Late in 2014, after 18 years of working internationally, my husband and I decided one of us needed to think about heading home to New Zealand, given aging parents.
I thought that, given my New Zealand and international experience as a chief executive of IT, marketing, sales, and training companies, I’d have the greatest chance of finding interest. But, after approaching a few of the larger agencies in New Zealand, it became clear that I that I needed to be here and not approaching from Europe.
From the agencies that bothered to reply, I learned that potential clients would insist on meeting in person (not via Skype, and not just for the final interview). I was surprised by this. New Zealand is remote from many of the larger contractor/employment bases and we are known for our innovation and adaptability, yet apparently few use modern technologies to recruit.
While in the US and Europe, I successfully recruited remotely for personnel around the world for many years. Certainly, there are definite advantages to actually meeting a person, but it doesn’t have to be a deal-breaker anymore.
I managed to get an interview through an agency and I was encouraged when the client was happy to interview me over Skype.
With the 12-hour time difference, I made sure I was awake and ready for the interview. Unfortunately, the client wasn’t so well prepared. They hadn’t tested the system earlier and ended up having bandwidth issues with using two-way video on Skype. So the interview was conducted using one-way video to stabilise the connection, which was not ideal.
While I found the humour in the situation at the time, the client should have been prepared and treated it like any interview situation. If the contractor is expected to turn up on time and be prepared, then so should the employing company, regardless of the environment in which the interview takes place.
Recruiting and interviewing remotely can work really well if you prepare and understand how to accommodate the fact that you are not in the same room. This is both a skill-set and a process if you want to find the best talent for your organisation here or overseas. Here are some tips that you can apply to ensure a really effective interview process.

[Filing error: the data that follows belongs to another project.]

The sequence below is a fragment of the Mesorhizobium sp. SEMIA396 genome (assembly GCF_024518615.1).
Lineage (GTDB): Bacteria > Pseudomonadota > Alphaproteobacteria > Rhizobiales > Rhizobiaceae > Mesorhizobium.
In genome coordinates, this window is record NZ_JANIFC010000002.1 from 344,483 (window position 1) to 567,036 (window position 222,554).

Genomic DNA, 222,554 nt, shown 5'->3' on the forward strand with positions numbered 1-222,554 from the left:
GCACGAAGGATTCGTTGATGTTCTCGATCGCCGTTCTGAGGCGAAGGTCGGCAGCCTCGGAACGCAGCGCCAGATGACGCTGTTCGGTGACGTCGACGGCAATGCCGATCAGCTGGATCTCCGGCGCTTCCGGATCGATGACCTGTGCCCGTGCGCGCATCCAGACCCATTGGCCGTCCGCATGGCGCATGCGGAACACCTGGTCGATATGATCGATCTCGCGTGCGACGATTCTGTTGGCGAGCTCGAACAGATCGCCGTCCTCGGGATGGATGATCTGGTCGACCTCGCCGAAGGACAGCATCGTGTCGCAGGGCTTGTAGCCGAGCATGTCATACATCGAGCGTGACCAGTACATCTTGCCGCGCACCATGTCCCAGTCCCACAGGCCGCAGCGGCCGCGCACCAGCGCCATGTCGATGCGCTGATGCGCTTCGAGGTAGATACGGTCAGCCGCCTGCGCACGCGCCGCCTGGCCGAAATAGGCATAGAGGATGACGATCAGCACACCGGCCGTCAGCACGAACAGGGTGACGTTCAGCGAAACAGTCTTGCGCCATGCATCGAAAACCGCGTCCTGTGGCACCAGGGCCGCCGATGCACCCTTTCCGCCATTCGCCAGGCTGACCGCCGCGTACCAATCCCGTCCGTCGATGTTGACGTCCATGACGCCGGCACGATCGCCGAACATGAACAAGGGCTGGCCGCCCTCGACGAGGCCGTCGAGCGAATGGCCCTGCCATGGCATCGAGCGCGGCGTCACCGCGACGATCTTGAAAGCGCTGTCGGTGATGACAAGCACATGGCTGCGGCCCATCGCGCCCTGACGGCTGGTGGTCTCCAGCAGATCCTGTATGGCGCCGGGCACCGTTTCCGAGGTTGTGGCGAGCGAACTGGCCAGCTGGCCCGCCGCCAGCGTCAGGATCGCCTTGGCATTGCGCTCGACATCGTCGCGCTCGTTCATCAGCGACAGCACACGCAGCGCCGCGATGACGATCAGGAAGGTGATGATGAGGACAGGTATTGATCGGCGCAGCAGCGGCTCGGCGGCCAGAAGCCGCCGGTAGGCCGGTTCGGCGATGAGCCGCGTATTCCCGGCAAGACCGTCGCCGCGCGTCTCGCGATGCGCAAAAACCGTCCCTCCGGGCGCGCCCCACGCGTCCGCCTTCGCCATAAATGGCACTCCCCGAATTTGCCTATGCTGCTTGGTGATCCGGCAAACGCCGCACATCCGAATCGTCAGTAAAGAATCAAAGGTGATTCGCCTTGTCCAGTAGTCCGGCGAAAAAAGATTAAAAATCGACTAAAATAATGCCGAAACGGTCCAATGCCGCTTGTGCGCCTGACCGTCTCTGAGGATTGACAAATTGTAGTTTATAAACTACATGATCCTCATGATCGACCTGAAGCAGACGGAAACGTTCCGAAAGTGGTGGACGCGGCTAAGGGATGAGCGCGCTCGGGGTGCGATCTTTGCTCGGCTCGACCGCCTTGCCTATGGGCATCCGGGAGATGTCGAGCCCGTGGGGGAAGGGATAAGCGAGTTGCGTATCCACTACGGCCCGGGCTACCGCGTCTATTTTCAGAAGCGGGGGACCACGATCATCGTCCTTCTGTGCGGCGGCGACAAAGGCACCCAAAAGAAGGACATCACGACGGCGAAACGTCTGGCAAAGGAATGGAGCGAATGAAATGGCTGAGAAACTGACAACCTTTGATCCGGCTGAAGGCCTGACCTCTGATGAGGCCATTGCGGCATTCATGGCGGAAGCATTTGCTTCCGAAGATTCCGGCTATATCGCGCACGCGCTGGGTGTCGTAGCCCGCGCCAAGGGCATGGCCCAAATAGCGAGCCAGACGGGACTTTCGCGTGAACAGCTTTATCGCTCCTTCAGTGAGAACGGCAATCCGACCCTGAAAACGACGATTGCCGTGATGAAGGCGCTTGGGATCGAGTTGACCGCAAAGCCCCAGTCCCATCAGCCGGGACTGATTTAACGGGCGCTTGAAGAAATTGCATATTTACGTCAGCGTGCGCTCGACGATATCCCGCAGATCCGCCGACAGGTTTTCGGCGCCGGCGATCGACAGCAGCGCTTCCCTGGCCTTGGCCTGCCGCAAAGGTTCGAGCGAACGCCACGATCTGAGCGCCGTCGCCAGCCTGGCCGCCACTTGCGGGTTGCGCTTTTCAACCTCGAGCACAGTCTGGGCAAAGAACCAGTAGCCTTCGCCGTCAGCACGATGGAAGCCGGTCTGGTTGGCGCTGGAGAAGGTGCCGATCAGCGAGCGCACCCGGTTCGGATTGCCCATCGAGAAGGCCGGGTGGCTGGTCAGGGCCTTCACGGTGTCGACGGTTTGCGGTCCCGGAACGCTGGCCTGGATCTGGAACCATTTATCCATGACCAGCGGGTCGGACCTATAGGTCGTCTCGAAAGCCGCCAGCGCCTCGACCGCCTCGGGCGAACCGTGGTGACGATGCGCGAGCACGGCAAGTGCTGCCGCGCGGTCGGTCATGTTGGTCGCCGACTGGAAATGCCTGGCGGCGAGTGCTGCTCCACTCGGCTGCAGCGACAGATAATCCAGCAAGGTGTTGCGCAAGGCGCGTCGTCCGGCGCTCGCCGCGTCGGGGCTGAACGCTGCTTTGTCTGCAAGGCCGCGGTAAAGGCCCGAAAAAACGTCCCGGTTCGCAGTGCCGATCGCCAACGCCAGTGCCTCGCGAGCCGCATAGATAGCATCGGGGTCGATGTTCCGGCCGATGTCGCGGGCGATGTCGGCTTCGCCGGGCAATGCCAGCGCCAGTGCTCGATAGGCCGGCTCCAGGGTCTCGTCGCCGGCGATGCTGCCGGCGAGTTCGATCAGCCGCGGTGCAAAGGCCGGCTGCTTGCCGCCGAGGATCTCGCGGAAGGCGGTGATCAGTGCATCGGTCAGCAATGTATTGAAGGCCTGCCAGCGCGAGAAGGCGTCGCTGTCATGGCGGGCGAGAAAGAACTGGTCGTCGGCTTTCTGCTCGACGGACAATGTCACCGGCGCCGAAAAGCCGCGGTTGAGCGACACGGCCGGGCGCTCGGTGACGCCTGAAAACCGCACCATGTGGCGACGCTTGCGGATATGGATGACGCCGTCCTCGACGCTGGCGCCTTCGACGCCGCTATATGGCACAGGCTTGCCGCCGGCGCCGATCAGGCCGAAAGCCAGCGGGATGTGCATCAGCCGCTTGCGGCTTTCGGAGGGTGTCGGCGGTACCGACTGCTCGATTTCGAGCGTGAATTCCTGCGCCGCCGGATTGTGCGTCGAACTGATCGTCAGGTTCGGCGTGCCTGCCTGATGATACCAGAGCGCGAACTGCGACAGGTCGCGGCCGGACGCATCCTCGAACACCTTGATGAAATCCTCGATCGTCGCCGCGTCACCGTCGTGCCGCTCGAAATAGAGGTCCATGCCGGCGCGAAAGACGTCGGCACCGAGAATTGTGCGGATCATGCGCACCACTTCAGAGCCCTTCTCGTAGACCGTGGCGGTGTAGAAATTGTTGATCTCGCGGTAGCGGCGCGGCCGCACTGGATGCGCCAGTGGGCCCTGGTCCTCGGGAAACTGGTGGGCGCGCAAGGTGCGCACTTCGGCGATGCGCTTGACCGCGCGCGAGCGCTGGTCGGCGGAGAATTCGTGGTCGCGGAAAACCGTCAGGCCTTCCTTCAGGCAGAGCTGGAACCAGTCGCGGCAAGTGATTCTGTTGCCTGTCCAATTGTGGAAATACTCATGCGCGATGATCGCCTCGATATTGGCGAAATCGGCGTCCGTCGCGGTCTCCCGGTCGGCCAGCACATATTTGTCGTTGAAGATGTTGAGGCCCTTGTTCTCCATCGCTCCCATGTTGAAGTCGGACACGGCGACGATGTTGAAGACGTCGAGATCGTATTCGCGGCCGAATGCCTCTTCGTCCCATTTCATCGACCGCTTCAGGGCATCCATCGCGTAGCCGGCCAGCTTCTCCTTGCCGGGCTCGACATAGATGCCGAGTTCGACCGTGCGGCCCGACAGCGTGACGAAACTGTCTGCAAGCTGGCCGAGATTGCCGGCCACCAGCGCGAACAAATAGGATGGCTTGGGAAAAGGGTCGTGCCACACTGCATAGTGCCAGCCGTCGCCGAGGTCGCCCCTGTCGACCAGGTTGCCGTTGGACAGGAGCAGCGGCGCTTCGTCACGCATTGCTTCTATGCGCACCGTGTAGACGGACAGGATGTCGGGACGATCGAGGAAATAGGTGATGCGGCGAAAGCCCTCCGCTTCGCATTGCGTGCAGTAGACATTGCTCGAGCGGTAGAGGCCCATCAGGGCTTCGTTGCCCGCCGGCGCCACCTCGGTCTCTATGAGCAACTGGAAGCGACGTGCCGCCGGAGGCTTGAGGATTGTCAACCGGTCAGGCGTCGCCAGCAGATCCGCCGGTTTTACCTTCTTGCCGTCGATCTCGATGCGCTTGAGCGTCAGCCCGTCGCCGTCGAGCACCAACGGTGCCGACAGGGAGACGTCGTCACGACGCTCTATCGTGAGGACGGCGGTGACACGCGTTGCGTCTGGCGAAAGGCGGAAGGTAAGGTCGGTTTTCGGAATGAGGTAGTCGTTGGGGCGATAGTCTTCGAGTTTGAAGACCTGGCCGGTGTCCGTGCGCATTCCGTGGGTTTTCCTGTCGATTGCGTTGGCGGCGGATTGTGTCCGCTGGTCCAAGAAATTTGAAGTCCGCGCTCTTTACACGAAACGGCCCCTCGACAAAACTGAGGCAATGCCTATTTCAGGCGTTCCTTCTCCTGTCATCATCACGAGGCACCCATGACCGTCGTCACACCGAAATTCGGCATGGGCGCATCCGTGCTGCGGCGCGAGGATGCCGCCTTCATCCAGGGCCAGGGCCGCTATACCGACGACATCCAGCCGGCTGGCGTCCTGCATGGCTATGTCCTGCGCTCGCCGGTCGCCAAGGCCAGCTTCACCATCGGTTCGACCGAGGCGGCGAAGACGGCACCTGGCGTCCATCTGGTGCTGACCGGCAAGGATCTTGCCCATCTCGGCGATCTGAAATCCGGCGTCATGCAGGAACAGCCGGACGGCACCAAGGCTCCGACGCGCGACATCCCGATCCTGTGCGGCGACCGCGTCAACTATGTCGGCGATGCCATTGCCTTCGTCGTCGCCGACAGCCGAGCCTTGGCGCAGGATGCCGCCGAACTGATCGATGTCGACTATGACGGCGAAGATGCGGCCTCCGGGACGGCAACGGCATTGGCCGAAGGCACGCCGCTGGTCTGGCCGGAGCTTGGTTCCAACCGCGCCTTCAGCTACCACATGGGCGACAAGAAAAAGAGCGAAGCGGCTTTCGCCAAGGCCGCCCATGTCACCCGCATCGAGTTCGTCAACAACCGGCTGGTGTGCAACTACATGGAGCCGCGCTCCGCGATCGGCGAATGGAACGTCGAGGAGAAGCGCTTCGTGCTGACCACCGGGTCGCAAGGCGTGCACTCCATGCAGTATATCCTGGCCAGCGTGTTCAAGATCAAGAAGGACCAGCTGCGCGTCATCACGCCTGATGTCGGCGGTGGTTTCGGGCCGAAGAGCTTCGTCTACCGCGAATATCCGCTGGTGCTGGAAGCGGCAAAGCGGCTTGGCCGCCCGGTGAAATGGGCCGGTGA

10 tips for successful remote recruitment
Make a conscious decision. Can you and your process adapt to a remote interview situation? If so, how will you manage this? If you are looking for a remotely-based worker, a remote interview process may give you a good indication of how you might ultimately work with them.
If using a recruitment agency, advise the agency that you are open to remote interview processes (and to what stage). Choose an agency that guarantees to respond to all applicants personally. It is important that they reflect your company's attitude and your value of people.
Decide if just a telephone conversation will do or if you must see the applicant in person or via video conference. Do not make this a one-way experience. If you have the opportunity to see the interviewee, make sure they can see you.
Define the technology required for the process and advise the candidate. Ensure yourself that the technology is in place and working for a remote interview – before the interview is scheduled to commence.
Remember and accommodate time differences, both for yourself and the applicant.
Show the same courtesy to your remote applicant as you would to one in an in-person process. Be on-time, be prepared, and have skilled people on your panel who can effectively interact with people presenting remotely - people who can pick-up body language and reactions via the likes of video conferencing.
Craft questions that test the functional and the remote working skills of the applicant. This may mean there are additional questions for the remote person.
Adapt any tasks that you require of a local applicant post first interview to also be required and do-able by your remote applicant.
We do not challenge the “it is better in person” concept (for either party) but if/when that is not possible/practical, can you arrange a compromise whereby the applicant is in a location with some of your trusted people on the other end?
Do have the courtesy to follow up after the interview. This is really important but even more so when you have connected remotely. Business is all about relationships, manners and how you treat people. Ensure your remote practices reflect your company's values, and that your business does not get negative social media exposure as a result.
This is far from an exhaustive list – merely an overview of considerations for interviewing remote applicants.
Annette Dow of training company Binary Resource is running series of seminars and workshops in city centres around New Zealand from February to May on “Building & Maintaining your Remotely-based Work Environment and Teams” and “The Long Distance Manager” and “The Remote Worker”
To find out more visit www.binaryresource.com/training.